Today Is a Different War by Lyudmyla Khersonska

The cover to Today Is a Different War by Lyudmyla KhersonskaMedford, Massachusetts. Arrowsmith Press. 2023. 44 pages.

Globally, Ukrainian poets are establishing Ukrainian poetry as a decolonization mechanism within a global literature canon traditionally dominated by Russian literature. In turn, these poets establish poetry as means of preservation for documenting the daily challenges and brutality of life during wartime. In Lyudmyla Khersonska’s Today Is a Different War, readers encounter a speaker attuned to and in love with the living world and able to document the war’s destruction because of their connection with their surroundings.

“War. Day 1” captures the shock and awe of waking to an existence radically shattered by a “guest—uninvited and scary.” In it, a door booms, “‘Don’t open’” and “‘Don’t feed it or put on your pretty dress. / If it forces its way in, hit it with an axe—.’” These simple lines echo terrifying headlines and news articles informing the public about Russian soldiers’ intentions in Ukraine: to rape, to maim, to rob, and to kill civilians. The poem is also a testament to Ukrainian fortitude at a time in history when even the best military analysts predicted a swift Russian victory. As “the rockets sang outside the window,” the speaker depicts a woman who “tumbled out of bed in her cherry pajamas.” The woman absorbs the unfolding violence—the “demonic whistle,” the “red blob, flying outside the window.” Chaos unfolds, as does reality: “So the war is here. No one asked it for a visit.” The statements are subtle acceptance and acknowledgment of the situation, but beneath the acceptance, something else exists—a rising determination to survive.

“Where, She Asks, Are My Irises” depicts the horrible elements that have disrupted daily life. Initially, it reads like a simple poem—a woman asks where her beloved irises have gone. She receives an answer:

we denazified your irises,
they were preparing an attack,
planning to join the eu and nato,
stockpiling biological bees.

These lines center the poem. This placement is imperative in not only the context of the poem but also within the justifications Vladimir Putin has used for invading Ukraine. He and his supporters have emphasized that the invasion of Ukraine is to “denazify” the nation. Russia has proliferated—quite effectively—conspiracy theories about US-operated biolabs in Ukraine along Russian borders. However, the speaker counters the accusations, and Khersonska’s poem transforms into a moment of Ukrainian defiance and acknowledgment that what Russia seeks to reclaim, it ultimately destroys.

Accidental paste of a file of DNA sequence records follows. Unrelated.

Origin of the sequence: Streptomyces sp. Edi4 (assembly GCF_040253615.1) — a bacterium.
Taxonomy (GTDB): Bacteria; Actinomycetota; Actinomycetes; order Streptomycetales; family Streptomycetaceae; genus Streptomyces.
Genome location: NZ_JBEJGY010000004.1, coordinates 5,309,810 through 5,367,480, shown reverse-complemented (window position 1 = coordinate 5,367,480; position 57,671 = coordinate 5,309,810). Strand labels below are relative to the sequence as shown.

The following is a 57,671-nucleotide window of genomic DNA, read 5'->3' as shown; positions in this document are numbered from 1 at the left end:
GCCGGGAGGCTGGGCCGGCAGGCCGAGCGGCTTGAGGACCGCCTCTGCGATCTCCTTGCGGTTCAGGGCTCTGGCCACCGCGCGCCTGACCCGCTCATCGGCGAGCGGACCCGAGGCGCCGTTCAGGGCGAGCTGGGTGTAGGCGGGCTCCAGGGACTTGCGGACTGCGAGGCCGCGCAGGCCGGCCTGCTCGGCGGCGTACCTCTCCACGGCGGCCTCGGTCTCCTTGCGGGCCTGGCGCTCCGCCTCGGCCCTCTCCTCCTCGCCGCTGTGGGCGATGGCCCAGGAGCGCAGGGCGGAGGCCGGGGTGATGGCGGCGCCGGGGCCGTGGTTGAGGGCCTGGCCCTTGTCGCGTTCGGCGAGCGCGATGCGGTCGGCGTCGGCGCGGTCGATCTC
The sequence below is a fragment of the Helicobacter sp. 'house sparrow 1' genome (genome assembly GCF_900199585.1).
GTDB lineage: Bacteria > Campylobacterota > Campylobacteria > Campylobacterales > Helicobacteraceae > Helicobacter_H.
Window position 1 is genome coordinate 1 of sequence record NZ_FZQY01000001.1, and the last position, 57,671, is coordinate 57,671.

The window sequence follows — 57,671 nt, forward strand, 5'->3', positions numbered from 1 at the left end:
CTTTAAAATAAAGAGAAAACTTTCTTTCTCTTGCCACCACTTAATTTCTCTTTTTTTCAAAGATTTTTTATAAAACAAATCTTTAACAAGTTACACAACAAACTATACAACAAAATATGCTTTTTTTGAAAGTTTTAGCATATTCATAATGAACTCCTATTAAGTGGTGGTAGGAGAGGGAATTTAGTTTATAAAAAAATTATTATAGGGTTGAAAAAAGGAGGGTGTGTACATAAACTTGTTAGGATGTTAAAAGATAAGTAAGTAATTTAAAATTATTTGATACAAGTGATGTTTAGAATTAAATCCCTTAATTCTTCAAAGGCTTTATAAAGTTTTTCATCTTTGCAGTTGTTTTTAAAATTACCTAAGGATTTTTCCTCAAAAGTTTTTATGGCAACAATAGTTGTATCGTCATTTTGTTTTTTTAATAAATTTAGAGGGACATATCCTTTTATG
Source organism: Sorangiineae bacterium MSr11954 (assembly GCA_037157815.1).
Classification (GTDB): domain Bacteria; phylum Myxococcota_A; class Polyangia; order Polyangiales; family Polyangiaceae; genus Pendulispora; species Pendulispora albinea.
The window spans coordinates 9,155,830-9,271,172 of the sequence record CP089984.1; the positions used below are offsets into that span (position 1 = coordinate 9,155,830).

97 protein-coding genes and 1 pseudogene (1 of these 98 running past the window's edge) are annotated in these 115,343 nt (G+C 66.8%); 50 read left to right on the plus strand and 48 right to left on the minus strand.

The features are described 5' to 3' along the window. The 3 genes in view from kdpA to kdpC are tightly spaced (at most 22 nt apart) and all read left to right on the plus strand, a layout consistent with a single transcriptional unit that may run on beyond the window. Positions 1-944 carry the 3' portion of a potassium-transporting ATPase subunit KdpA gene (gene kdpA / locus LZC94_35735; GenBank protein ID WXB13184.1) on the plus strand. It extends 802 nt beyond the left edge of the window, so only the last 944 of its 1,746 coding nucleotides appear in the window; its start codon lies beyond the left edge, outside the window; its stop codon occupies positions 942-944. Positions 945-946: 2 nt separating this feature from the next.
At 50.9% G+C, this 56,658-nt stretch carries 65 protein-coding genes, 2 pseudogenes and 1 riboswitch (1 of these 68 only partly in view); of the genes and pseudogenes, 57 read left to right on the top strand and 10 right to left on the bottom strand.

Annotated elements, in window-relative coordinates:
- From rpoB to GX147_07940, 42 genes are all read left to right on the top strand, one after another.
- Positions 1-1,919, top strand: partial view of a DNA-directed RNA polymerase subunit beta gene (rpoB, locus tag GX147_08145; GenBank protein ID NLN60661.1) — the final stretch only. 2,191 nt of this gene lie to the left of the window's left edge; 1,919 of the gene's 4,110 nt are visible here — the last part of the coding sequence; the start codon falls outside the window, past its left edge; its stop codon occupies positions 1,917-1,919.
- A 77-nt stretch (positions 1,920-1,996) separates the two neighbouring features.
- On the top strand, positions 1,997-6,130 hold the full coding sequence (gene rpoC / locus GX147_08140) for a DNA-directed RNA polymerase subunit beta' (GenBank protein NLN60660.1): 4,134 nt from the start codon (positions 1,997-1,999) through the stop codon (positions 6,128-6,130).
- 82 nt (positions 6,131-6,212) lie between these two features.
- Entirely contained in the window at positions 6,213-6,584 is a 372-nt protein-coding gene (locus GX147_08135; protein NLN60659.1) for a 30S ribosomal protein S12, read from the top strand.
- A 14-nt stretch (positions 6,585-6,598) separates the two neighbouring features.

“The Fourth Month of Constant Shelling” addresses an issue that Ukrainian historian Olesya Khromeychuk describes as “Ukraine fatigue.” In this poem, the speaker states, “It’s okay to kill and wreck, just not in my / supermarket, my train station.” The “Ukraine fatigue” phenomenon has blossomed and contributed to an increase in anti-Ukrainian sentiment. However, the poem boldly tackles isolationism, which, in countries such as the United States, contributes to a rise in alt-right, anti-Ukrainian sentiment. The speaker asserts:

Annul every law and constitution,
erase all those empty words,
to hell with non-existent rights
if we don’t have the right to live.

These lines draw into question the moral obligation of countries like the US and the UK, two of the three signatories to the Budapest Memorandum, which guaranteed security for Ukraine if Ukraine surrendered its nuclear arsenal.

“You Are with Your Country, Wherever You Are” testifies to the war’s impact on native and diasporic Ukrainians. “Wherever you are,” the speaker states, “you hear the whistles and cracks.” Native and diasporic Ukrainians responded to the war with an outpouring of grief, advocacy, cultural education, and humanitarian and military aid. Global Ukrainian communities helped bridge cultural gaps for refugees. The diaspora established vocal platforms, protested the war, and petitioned their governments to support Ukraine. Nonetheless, this poem’s power does not merely accumulate because of its emotional weight shaped by consideration of the diaspora and refugee experiences. The speaker observes that “my country’s children are quiet and look to their parents” and “my country’s children nervously pack their things.” The speaker depicts what Ukrainian children endure:

they sort what they’ve found: shrapnel, bullets, a piece of rusty wire
everything that the “Russian world”—
which they say my country is a part
sends to my country under the cover
of humanitarian aid.

The speaker returns to the “denazification” element first introduced in “Where, She Asks, Are My Irises” and addresses an unfortunate reality for Ukrainian children: some are now more familiar with weapons of war than they should be.

Today Is a Different War is shocking, and these poems are contemporary battle cries and documentaries, observations and declarations. The collection reminds readers and the publishing world why decolonizing literature and uplifting oppressed voices is imperative at this point in history.

Nicole Yurcaba
Southern New Hampshire University

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